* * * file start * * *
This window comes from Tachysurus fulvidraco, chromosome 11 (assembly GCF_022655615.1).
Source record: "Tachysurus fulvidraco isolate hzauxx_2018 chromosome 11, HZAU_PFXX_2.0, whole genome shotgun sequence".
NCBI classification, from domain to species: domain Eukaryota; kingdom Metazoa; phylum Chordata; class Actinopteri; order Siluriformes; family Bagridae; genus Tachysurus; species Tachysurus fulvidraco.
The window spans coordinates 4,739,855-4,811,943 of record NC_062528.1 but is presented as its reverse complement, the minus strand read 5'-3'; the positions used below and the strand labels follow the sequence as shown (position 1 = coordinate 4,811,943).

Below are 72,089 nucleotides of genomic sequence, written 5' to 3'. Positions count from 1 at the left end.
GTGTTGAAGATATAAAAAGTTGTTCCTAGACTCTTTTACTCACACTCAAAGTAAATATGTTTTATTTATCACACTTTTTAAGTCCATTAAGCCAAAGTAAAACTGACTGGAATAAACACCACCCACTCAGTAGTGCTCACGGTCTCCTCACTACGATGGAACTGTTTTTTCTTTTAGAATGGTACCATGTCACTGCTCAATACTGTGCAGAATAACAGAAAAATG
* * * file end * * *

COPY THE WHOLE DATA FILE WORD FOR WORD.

This window comes from Tachysurus fulvidraco, chromosome 11 (assembly GCF_022655615.1).
Source record: "Tachysurus fulvidraco isolate hzauxx_2018 chromosome 11, HZAU_PFXX_2.0, whole genome shotgun sequence".
NCBI classification, from domain to species: domain Eukaryota; kingdom Metazoa; phylum Chordata; class Actinopteri; order Siluriformes; family Bagridae; genus Tachysurus; species Tachysurus fulvidraco.
The window spans coordinates 4,739,855-4,811,943 of record NC_062528.1 but is presented as its reverse complement, the minus strand read 5'-3'; the positions used below and the strand labels follow the sequence as shown (position 1 = coordinate 4,811,943).

Below are 72,089 nucleotides of genomic sequence, written 5' to 3'. Positions count from 1 at the left end.
GTGTTGAAGATATAAAAAGTTGTTCCTAGACTCTTTTACTCACACTCAAAGTAAATATGTTTTATTTATCACACTTTTTAAGTCCATTAAGCCAAAGTAAAACTGACTGGAATAAACACCACCCACTCAGTAGTGCTCACGGTCTCCTCACTACGATGGAACTGTTTTTTCTTTTAGAATGGTACCATGTCACTGCTCAATACTGTGCAGAATAACAGAAAAATG